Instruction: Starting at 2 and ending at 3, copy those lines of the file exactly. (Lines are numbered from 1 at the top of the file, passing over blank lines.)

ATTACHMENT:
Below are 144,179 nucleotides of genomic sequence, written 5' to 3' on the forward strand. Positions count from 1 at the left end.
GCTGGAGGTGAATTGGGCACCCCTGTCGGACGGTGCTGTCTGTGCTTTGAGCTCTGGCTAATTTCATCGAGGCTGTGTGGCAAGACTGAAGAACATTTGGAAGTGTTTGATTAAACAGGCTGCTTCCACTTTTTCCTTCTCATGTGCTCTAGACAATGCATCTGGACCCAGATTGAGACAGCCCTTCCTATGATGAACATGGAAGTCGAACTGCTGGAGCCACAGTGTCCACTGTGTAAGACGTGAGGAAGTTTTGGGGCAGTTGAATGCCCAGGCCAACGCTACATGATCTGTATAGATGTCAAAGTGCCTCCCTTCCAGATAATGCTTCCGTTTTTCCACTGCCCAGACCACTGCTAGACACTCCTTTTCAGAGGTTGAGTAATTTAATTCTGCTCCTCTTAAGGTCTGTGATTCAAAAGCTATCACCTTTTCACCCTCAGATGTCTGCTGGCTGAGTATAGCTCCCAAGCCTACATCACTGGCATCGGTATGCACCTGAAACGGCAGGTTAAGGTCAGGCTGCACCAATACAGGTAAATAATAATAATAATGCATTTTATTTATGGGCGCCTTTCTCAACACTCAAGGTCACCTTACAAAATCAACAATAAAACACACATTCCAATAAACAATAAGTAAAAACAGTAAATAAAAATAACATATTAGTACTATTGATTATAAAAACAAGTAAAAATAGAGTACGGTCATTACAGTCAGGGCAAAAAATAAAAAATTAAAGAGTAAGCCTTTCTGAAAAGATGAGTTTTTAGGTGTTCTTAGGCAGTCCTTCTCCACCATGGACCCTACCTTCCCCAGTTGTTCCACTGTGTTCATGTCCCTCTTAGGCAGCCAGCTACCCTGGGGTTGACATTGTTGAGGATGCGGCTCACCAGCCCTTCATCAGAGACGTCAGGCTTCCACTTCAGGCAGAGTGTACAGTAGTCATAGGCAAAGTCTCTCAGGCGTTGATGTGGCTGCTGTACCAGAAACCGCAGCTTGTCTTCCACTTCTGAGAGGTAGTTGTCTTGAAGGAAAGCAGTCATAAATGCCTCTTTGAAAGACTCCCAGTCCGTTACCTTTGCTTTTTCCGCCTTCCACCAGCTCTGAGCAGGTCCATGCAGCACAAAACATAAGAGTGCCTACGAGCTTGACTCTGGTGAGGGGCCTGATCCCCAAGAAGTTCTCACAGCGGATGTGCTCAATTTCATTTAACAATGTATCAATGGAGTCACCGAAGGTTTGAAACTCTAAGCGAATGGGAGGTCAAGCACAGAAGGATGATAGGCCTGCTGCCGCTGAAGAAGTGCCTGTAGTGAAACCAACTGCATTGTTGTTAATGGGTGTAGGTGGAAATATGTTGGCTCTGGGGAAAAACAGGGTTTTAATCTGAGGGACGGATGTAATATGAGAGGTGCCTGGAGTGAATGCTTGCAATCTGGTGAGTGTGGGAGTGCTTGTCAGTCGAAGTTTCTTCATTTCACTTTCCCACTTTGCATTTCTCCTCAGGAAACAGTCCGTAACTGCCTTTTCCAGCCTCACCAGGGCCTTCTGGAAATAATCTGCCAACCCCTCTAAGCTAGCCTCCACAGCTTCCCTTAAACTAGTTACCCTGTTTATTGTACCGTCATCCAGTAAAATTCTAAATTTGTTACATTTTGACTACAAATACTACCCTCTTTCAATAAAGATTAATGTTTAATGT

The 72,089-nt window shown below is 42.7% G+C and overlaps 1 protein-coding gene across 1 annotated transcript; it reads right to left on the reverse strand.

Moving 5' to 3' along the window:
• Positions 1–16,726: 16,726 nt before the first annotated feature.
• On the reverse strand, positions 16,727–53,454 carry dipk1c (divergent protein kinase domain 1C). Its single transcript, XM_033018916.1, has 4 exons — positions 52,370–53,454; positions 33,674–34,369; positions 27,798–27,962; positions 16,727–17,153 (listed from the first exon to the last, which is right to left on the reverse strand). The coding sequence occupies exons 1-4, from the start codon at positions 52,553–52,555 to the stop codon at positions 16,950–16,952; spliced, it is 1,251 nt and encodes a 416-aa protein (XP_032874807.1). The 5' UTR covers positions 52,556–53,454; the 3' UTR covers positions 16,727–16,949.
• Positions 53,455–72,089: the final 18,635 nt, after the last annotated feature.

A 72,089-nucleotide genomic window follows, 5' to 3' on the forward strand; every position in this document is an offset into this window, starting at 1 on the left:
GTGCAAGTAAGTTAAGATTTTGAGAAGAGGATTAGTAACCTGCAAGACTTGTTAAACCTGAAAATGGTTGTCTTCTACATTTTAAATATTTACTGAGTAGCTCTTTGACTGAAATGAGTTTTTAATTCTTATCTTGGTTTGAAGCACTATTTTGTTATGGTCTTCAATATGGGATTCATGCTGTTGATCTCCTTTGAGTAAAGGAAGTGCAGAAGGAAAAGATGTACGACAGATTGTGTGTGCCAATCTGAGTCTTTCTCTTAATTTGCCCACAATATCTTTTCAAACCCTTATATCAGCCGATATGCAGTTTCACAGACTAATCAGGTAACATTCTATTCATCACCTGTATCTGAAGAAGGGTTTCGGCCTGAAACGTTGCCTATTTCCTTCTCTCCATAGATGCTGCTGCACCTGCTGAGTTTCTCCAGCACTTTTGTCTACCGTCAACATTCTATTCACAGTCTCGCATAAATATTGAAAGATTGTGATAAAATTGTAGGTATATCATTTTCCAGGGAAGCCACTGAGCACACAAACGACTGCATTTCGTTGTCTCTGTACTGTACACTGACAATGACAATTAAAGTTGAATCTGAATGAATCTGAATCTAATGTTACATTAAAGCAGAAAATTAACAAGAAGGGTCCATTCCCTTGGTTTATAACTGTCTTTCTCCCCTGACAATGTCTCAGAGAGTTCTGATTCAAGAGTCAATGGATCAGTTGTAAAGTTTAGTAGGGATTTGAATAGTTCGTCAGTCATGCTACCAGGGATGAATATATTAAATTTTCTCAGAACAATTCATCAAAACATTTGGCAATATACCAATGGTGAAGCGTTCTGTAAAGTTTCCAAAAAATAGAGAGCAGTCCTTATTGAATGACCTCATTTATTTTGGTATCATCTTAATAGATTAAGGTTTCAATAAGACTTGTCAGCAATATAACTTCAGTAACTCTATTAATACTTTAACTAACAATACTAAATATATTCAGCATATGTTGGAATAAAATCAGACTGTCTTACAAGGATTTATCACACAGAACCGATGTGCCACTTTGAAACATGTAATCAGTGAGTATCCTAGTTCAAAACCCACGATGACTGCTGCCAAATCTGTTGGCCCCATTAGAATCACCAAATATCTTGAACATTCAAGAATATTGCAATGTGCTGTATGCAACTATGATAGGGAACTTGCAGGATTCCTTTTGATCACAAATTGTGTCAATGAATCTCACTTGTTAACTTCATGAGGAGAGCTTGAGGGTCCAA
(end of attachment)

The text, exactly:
GCTGGAGGTGAATTGGGCACCCCTGTCGGACGGTGCTGTCTGTGCTTTGAGCTCTGGCTAATTTCATCGAGGCTGTGTGGCAAGACTGAAGAACATTTGGAAGTGTTTGATTAAACAGGCTGCTTCCACTTTTTCCTTCTCATGTGCTCTAGACAATGCATCTGGACCCAGATTGAGACAGCCCTTCCTATGATGAACATGGAAGTCGAACTGCTGGAGCCACAGTGTCCACTGTGTAAGACGTGAGGAAGTTTTGGGGCAGTTGAATGCCCAGGCCAACGCTACATGATCTGTATAGATGTCAAAGTGCCTCCCTTCCAGATAATGCTTCCGTTTTTCCACTGCCCAGACCACTGCTAGACACTCCTTTTCAGAGGTTGAGTAATTTAATTCTGCTCCTCTTAAGGTCTGTGATTCAAAAGCTATCACCTTTTCACCCTCAGATGTCTGCTGGCTGAGTATAGCTCCCAAGCCTACATCACTGGCATCGGTATGCACCTGAAACGGCAGGTTAAGGTCAGGCTGCACCAATACAGGTAAATAATAATAATAATGCATTTTATTTATGGGCGCCTTTCTCAACACTCAAGGTCACCTTACAAAATCAACAATAAAACACACATTCCAATAAACAATAAGTAAAAACAGTAAATAAAAATAACATATTAGTACTATTGATTATAAAAACAAGTAAAAATAGAGTACGGTCATTACAGTCAGGGCAAAAAATAAAAAATTAAAGAGTAAGCCTTTCTGAAAAGATGAGTTTTTAGGTGTTCTTAGGCAGTCCTTCTCCACCATGGACCCTACCTTCCCCAGTTGTTCCACTGTGTTCATGTCCCTCTTAGGCAGCCAGCTACCCTGGGGTTGACATTGTTGAGGATGCGGCTCACCAGCCCTTCATCAGAGACGTCAGGCTTCCACTTCAGGCAGAGTGTACAGTAGTCATAGGCAAAGTCTCTCAGGCGTTGATGTGGCTGCTGTACCAGAAACCGCAGCTTGTCTTCCACTTCTGAGAGGTAGTTGTCTTGAAGGAAAGCAGTCATAAATGCCTCTTTGAAAGACTCCCAGTCCGTTACCTTTGCTTTTTCCGCCTTCCACCAGCTCTGAGCAGGTCCATGCAGCACAAAACATAAGAGTGCCTACGAGCTTGACTCTGGTGAGGGGCCTGATCCCCAAGAAGTTCTCACAGCGGATGTGCTCAATTTCATTTAACAATGTATCAATGGAGTCACCGAAGGTTTGAAACTCTAAGCGAATGGGAGGTCAAGCACAGAAGGATGATAGGCCTGCTGCCGCTGAAGAAGTGCCTGTAGTGAAACCAACTGCATTGTTGTTAATGGGTGTAGGTGGAAATATGTTGGCTCTGGGGAAAAACAGGGTTTTAATCTGAGGGACGGATGTAATATGAGAGGTGCCTGGAGTGAATGCTTGCAATCTGGTGAGTGTGGGAGTGCTTGTCAGTCGAAGTTTCTTCATTTCACTTTCCCACTTTGCATTTCTCCTCAGGAAACAGTCCGTAACTGCCTTTTCCAGCCTCACCAGGGCCTTCTGGAAATAATCTGCCAACCCCTCTAAGCTAGCCTCCACAGCTTCCCTTAAACTAGTTACCCTGTTTATTGTACCGTCATCCAGTAAAATTCTAAATTTGTTACATTTTGACTACAAATACTACCCTCTTTCAATAAAGATTAATGTTTAATGT

The 72,089-nt window shown below is 42.7% G+C and overlaps 1 protein-coding gene across 1 annotated transcript; it reads right to left on the reverse strand.